Peak Design, it’s time to stand on your own two feet

I enjoy Kickstarter. It’s great to see the innovations that appear from new companies looking to get themselves out into the market.

I’ve invested in a number of products over the years, many of them photography related, and ultimately they have all been successful. Not perfect, but they delivered what the promise.

Recently now, I saw Peak Design list a new travel bag for a Kickstarter campaign. I apologise if I offend anyone who is a Peak Design fan, but frankly I’m a little disappointed in Peak Design and Kickstarter for allowing this. Peak Design isn’t a new company, they’ve been around since their first Kickstarter in 2011 so that’s 7 years out in the market. They produce good gear, no one is question that…but they don’t need to crowd source their goods. If they aren’t financially stable enough to fund their own development and manufacturing, then I would question how their management is running the company.

There are two things in particular that disturb me about this:

  1. They aren’t discounting this heavily. I got 2 Shimoda bags, with multiple inserts for the same price as the Peak Design. If I am investing in a Kickstarter, it’s typically a start up and you’re getting it at a substantial discount on the basis you’re helping them build their brand and fund the creation of something new by paying in advance. In this case, it’s not particularly discounted and not particularly innovative (see point 2).
  2. It’s not particularly innovative or outside of their normal line of business. It’s a backpack with modules. Wow, who would have thought of something like that? Other than everyone on the market? It’s like Fujifilm putting up their X-T3 on Kickstarter. It just makes me think they are a Mickey Mouse business if they can’t fund their own development after they are this established.
  3. They are doing so at the expense of their distributor and retail arm – What do I mean by this? When you kick off a product, you build up a retail arm of suppliers who are prepared to promote your product in the market. What they have done now is take their distributor margin and given that to their customers if they pre-order, so they are losing nothing. If I was a retailer or distributor and I saw this, I would stop stocking Peak Design and tell them what they could do with themselves, but I am not known for my diplomacy.

So, Peak Design, you achieved your goal, you got some good funding, but I don’t think you are doing the right thing. Good luck to you if you think this is the right way to move forward, but personally I think you will kill your retail base.


Published by

The Overrated Photographer

I am a forty something year old Melbourne based photographer covering a broad range of genre’s from sports to portraits and travel. My introduction into photography started with doing some kitesurfing photos, but with the arrival of my first daughter, my focus shifted to family and the vast majority of my photos are either family or street. I still try to get extreme sports when I am not kitesurfing myself. My current non-personal photography work is confined to charity and not-for-profit engagements where I am engaged in photography for a number charity events to give back to the community and help support fund raising for these organisations. These include the homeless and cancer events. I do not currently do any paid commercial work as I run a successful non-photography business and this allows me to explore my personal creativity with photography.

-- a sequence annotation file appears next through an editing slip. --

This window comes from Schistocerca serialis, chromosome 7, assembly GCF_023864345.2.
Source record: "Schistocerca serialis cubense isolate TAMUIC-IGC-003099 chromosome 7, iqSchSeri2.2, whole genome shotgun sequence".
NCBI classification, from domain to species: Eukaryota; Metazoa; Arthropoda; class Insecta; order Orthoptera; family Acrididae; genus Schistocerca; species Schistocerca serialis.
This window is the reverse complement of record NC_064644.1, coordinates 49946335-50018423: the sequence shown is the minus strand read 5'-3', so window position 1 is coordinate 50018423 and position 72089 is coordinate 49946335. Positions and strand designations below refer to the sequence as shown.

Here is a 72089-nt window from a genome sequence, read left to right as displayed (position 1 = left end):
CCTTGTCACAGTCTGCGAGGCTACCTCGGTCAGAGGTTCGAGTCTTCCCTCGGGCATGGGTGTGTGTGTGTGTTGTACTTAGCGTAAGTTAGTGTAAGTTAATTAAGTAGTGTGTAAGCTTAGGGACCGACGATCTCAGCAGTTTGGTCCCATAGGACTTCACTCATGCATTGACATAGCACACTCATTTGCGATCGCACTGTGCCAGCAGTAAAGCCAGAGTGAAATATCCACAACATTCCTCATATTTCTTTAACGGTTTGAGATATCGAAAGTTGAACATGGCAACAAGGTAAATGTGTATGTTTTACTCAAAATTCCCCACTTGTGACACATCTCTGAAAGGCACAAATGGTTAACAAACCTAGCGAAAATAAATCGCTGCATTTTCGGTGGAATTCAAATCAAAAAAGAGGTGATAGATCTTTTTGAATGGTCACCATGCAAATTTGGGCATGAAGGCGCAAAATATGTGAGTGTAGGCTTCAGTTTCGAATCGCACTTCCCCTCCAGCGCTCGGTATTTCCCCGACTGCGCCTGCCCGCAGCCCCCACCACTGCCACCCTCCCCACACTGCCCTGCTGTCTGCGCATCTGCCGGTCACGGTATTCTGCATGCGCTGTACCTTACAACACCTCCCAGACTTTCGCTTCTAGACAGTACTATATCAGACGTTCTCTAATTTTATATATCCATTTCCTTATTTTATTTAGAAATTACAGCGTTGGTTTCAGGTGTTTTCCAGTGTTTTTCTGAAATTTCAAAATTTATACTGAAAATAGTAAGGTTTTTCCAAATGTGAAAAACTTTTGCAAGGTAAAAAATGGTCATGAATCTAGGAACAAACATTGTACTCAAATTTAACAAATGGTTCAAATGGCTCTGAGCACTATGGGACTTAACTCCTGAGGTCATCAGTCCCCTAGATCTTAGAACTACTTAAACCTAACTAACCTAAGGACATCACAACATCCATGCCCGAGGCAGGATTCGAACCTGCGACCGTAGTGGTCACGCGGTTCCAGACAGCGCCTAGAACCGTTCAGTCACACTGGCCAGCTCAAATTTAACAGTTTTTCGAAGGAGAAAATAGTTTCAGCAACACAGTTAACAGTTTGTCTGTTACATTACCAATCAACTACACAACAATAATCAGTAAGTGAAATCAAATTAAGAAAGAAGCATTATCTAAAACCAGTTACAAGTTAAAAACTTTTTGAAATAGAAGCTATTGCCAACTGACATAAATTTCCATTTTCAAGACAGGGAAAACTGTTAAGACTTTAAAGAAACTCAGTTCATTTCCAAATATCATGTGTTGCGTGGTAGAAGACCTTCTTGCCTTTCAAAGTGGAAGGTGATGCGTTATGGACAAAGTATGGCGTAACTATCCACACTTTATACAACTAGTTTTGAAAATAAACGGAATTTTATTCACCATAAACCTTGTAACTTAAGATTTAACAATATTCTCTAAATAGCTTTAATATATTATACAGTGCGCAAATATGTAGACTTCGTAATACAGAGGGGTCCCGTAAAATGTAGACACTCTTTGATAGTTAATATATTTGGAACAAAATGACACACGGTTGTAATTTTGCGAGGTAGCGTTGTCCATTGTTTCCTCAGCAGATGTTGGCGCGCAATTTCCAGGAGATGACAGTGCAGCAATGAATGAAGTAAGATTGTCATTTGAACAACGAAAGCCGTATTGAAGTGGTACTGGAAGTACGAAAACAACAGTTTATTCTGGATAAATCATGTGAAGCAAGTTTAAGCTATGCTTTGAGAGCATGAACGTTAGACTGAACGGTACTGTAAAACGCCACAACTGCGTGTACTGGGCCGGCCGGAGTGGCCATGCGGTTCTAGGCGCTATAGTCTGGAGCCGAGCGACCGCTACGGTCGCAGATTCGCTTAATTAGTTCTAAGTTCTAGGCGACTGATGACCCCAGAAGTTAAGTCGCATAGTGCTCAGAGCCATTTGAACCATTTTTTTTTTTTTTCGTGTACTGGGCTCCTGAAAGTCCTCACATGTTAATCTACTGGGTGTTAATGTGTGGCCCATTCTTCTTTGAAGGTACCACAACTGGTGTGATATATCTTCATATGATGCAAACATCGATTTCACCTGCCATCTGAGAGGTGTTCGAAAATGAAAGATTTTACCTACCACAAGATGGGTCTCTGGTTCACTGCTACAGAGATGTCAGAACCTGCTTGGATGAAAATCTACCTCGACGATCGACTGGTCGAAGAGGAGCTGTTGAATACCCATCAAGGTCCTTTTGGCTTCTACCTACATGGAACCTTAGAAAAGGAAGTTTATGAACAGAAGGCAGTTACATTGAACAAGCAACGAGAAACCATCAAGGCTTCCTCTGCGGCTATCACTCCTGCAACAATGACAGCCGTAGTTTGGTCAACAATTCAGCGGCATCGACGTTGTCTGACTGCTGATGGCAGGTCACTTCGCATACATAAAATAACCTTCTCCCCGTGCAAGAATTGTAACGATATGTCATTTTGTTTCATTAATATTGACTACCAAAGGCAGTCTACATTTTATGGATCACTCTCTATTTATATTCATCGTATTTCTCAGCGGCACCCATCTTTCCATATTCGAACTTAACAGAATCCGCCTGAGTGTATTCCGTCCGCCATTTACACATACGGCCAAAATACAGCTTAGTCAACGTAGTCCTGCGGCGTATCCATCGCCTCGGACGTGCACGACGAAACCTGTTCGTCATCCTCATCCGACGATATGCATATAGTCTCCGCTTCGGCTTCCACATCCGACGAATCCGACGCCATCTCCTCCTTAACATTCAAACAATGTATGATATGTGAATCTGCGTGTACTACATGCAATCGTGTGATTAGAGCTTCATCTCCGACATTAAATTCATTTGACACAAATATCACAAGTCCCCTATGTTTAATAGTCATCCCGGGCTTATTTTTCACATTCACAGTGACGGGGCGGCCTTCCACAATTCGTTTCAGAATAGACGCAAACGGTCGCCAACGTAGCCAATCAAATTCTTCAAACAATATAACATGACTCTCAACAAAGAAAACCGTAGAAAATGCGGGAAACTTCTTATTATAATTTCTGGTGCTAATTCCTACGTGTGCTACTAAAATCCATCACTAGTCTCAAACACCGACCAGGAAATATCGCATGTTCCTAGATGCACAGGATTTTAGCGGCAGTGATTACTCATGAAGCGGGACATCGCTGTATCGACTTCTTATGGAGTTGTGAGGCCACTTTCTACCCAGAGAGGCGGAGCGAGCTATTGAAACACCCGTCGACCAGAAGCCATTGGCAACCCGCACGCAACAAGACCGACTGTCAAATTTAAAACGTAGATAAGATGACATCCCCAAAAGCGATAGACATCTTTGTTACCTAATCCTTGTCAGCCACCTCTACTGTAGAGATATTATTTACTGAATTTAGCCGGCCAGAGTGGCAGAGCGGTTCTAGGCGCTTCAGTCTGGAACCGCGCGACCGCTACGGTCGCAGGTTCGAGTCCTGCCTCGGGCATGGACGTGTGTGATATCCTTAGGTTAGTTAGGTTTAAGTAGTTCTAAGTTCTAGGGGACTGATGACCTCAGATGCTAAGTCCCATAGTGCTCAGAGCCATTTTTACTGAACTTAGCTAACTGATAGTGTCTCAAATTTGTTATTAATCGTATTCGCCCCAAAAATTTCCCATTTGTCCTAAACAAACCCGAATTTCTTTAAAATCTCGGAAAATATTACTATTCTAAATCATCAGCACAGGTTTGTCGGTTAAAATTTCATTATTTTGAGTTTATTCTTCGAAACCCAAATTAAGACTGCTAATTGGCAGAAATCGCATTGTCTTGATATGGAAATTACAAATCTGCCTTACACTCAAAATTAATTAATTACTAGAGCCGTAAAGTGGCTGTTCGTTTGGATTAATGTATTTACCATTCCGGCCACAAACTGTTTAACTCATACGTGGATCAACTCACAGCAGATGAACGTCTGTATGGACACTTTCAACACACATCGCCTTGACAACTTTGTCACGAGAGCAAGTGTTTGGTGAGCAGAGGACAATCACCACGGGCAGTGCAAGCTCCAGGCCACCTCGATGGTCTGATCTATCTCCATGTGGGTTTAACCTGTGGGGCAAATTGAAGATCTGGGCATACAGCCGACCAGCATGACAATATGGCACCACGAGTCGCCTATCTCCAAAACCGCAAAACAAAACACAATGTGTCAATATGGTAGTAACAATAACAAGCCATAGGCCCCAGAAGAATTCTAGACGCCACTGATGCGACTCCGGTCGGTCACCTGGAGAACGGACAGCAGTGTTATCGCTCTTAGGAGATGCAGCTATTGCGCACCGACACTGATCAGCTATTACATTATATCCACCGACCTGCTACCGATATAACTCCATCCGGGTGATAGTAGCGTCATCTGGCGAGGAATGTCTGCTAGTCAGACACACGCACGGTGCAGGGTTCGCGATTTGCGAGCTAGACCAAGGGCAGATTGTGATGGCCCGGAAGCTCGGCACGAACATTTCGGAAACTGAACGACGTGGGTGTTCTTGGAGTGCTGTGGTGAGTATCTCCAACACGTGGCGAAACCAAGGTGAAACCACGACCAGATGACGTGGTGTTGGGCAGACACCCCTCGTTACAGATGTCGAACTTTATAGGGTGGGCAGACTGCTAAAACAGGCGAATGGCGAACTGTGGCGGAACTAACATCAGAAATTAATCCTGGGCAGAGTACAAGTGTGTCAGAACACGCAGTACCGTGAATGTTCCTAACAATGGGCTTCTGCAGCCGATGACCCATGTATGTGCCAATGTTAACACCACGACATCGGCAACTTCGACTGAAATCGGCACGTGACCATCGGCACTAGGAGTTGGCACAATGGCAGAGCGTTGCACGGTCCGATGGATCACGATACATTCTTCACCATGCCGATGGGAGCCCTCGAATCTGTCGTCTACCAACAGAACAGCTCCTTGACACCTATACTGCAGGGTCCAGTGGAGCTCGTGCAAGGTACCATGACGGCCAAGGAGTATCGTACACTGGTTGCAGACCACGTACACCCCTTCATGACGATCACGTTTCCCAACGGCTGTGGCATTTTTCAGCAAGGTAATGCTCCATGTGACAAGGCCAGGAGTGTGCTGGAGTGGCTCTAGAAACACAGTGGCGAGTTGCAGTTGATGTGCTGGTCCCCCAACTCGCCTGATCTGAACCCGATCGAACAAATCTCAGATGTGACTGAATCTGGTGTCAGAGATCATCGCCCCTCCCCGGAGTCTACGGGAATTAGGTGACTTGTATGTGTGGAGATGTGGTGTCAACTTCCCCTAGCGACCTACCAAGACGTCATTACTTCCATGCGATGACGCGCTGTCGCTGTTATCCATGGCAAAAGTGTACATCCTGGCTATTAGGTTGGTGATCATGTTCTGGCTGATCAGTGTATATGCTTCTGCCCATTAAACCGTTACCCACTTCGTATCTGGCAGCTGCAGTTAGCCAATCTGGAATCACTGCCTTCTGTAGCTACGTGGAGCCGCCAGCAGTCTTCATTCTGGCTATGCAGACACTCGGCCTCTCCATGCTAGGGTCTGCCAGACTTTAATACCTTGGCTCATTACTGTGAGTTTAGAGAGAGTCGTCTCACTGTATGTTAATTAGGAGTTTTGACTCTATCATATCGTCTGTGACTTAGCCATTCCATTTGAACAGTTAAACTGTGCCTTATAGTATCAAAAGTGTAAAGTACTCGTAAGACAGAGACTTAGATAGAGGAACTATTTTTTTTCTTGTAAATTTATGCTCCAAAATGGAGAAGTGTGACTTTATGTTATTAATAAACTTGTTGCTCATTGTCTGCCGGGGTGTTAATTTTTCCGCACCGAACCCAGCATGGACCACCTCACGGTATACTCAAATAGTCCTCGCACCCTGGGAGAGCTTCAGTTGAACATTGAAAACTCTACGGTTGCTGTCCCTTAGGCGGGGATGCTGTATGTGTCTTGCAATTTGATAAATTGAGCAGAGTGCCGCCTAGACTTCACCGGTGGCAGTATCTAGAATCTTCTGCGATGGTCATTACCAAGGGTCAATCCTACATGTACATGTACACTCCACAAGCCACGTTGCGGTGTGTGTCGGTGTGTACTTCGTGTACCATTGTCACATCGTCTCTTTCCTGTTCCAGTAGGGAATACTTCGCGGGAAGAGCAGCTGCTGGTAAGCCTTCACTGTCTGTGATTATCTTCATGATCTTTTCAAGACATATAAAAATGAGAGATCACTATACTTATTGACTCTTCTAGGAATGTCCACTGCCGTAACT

3 thoughts on “Peak Design, it’s time to stand on your own two feet”

  1. Thank you for writing this! I don’t know anything about retail but Peak Design keeps coming back to Kickstarter. For sure peak design does not need to fund their product development this way. Surely they have a brand that is well recognized and they can get investor funding. Also, the products being offered are not innovative anymore.


  2. I can see why you might want them to act more like a traditional manufacturer. But, I don’t think that’s who they set out to be.

    You have the option of launching a new line of products, that is in a slightly broader swim lane than your previous products. You don’t have to guesstimate how much product should be produced for the launch. You can cash-flow the entire launch by having people pre-purchase the products. And, you get tons of free publicity by conducting the launch on a platform that reaches millions of people.

    I think bringing good gear to market over and over again (7x) and showing all outward signs of being a healthy company is definitely standing on their own two feet.


    1. But they are still doing it at the expense of distributors and retailers who are carrying stock and supporting them, so it’s an inward looking selfish perspective and they are doing it without offering any discount. It’s just lazy selfish profiteering. Retailers and distributors support them by selling their product, carrying stock etc. They may survive on the success of their kickstarters, but when the kickstarter ends they have to continue selling and that’s where having that retail base is important. In short, my perception hasn’t changed and I’ll make it clear to them by not purchasing their products, ever again.


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